Author: Clarissa Carden
The phrase “free, compulsory, and secular” is central to Australia’s understanding of its own education system. Yet the extent to which education in Australia, or anywhere else for that matter, can be described as “secular” is never clear or settled. This work examines the history of education in Australia, from 1910 through to the present, through an interdisciplinary survey of key scholarship and a series of six original case studies. It seeks to uncover the extent to which the education system has undergone a process of secularisation and argues that the very meaning of the term “secular” is always contingent and changeable.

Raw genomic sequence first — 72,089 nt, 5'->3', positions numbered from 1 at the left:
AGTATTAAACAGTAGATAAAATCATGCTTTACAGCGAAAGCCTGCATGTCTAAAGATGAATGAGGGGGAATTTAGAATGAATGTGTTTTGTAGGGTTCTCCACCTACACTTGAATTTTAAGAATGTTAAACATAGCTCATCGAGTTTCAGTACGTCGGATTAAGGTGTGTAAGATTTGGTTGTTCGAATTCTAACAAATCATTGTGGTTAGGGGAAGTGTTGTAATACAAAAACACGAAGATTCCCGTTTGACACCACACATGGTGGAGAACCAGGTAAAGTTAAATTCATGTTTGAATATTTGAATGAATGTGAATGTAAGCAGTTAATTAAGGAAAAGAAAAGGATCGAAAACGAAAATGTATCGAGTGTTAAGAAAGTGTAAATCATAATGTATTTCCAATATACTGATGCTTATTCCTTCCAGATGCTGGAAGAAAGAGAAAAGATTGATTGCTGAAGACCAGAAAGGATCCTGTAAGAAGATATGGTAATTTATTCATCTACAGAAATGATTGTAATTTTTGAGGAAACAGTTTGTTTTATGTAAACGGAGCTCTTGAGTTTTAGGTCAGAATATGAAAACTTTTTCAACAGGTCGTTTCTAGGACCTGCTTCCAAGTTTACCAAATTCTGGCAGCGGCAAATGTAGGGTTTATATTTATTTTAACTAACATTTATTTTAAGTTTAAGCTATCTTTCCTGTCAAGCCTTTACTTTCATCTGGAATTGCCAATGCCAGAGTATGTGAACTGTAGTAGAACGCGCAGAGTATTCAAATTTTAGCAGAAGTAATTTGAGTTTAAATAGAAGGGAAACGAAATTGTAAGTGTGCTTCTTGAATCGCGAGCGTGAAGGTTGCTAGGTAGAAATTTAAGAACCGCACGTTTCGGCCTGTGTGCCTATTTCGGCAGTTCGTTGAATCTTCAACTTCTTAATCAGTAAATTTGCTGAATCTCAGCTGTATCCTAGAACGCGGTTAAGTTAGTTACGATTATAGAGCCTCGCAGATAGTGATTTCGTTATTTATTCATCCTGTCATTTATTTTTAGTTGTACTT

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Clarissa Carden (Ph.D. Griffith University, Australia, 2018), is a Griffith University Postdoctoral Research Fellow. Her research focuses on the intersection of morality and social change, with a particular focus on the lives of children and young people.
Contents
List of Tables
Abstract
Keywords
 Part 1: Secularisation and Australian Education: Definitions and Approaches
 Part 2: Religious Instruction and State Schools: Expansion and Constraint in the Early Twentieth Century
 Part 3: Government and Non-government Schools: Questions of Faith, Choice, and Control in the 1960s and 1970s
 Part 4: Twenty-First Century Debates: Christian Influence in a Complex System
 Part 5: Conclusion
 Acknowledgements
Students and researchers in the study of secularisation, religious studies, education studies, sociological, and cultural studies.